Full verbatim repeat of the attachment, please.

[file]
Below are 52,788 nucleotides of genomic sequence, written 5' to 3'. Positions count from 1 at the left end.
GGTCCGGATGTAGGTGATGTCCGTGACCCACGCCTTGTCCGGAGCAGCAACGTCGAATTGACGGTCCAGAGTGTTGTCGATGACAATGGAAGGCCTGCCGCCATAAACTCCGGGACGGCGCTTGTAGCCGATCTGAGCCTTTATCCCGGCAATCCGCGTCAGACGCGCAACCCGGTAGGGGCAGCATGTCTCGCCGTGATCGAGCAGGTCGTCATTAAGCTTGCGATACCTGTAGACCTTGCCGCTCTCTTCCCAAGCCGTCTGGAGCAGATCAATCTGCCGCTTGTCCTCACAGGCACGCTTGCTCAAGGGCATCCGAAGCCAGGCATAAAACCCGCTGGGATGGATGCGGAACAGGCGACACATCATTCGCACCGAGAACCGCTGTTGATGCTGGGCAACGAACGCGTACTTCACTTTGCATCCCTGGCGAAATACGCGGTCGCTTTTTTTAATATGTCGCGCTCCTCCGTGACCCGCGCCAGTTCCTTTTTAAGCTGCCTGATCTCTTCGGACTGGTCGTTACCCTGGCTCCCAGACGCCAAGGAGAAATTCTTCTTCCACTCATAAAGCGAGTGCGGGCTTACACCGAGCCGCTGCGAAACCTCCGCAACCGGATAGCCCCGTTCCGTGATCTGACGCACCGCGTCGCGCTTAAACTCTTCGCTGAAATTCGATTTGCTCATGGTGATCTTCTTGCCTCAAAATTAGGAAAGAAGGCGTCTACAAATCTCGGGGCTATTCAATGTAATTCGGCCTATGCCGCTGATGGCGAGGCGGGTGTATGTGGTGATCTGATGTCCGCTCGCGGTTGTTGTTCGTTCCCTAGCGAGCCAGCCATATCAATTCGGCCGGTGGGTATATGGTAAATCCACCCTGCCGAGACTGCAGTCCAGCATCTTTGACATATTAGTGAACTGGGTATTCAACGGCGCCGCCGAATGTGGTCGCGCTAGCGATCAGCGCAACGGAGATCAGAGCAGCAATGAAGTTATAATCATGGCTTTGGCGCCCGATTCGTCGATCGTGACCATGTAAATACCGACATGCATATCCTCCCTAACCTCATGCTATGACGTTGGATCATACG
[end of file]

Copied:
Below are 52,788 nucleotides of genomic sequence, written 5' to 3'. Positions count from 1 at the left end.
GGTCCGGATGTAGGTGATGTCCGTGACCCACGCCTTGTCCGGAGCAGCAACGTCGAATTGACGGTCCAGAGTGTTGTCGATGACAATGGAAGGCCTGCCGCCATAAACTCCGGGACGGCGCTTGTAGCCGATCTGAGCCTTTATCCCGGCAATCCGCGTCAGACGCGCAACCCGGTAGGGGCAGCATGTCTCGCCGTGATCGAGCAGGTCGTCATTAAGCTTGCGATACCTGTAGACCTTGCCGCTCTCTTCCCAAGCCGTCTGGAGCAGATCAATCTGCCGCTTGTCCTCACAGGCACGCTTGCTCAAGGGCATCCGAAGCCAGGCATAAAACCCGCTGGGATGGATGCGGAACAGGCGACACATCATTCGCACCGAGAACCGCTGTTGATGCTGGGCAACGAACGCGTACTTCACTTTGCATCCCTGGCGAAATACGCGGTCGCTTTTTTTAATATGTCGCGCTCCTCCGTGACCCGCGCCAGTTCCTTTTTAAGCTGCCTGATCTCTTCGGACTGGTCGTTACCCTGGCTCCCAGACGCCAAGGAGAAATTCTTCTTCCACTCATAAAGCGAGTGCGGGCTTACACCGAGCCGCTGCGAAACCTCCGCAACCGGATAGCCCCGTTCCGTGATCTGACGCACCGCGTCGCGCTTAAACTCTTCGCTGAAATTCGATTTGCTCATGGTGATCTTCTTGCCTCAAAATTAGGAAAGAAGGCGTCTACAAATCTCGGGGCTATTCAATGTAATTCGGCCTATGCCGCTGATGGCGAGGCGGGTGTATGTGGTGATCTGATGTCCGCTCGCGGTTGTTGTTCGTTCCCTAGCGAGCCAGCCATATCAATTCGGCCGGTGGGTATATGGTAAATCCACCCTGCCGAGACTGCAGTCCAGCATCTTTGACATATTAGTGAACTGGGTATTCAACGGCGCCGCCGAATGTGGTCGCGCTAGCGATCAGCGCAACGGAGATCAGAGCAGCAATGAAGTTATAATCATGGCTTTGGCGCCCGATTCGTCGATCGTGACCATGTAAATACCGACATGCATATCCTCCCTAACCTCATGCTATGACGTTGGATCATACG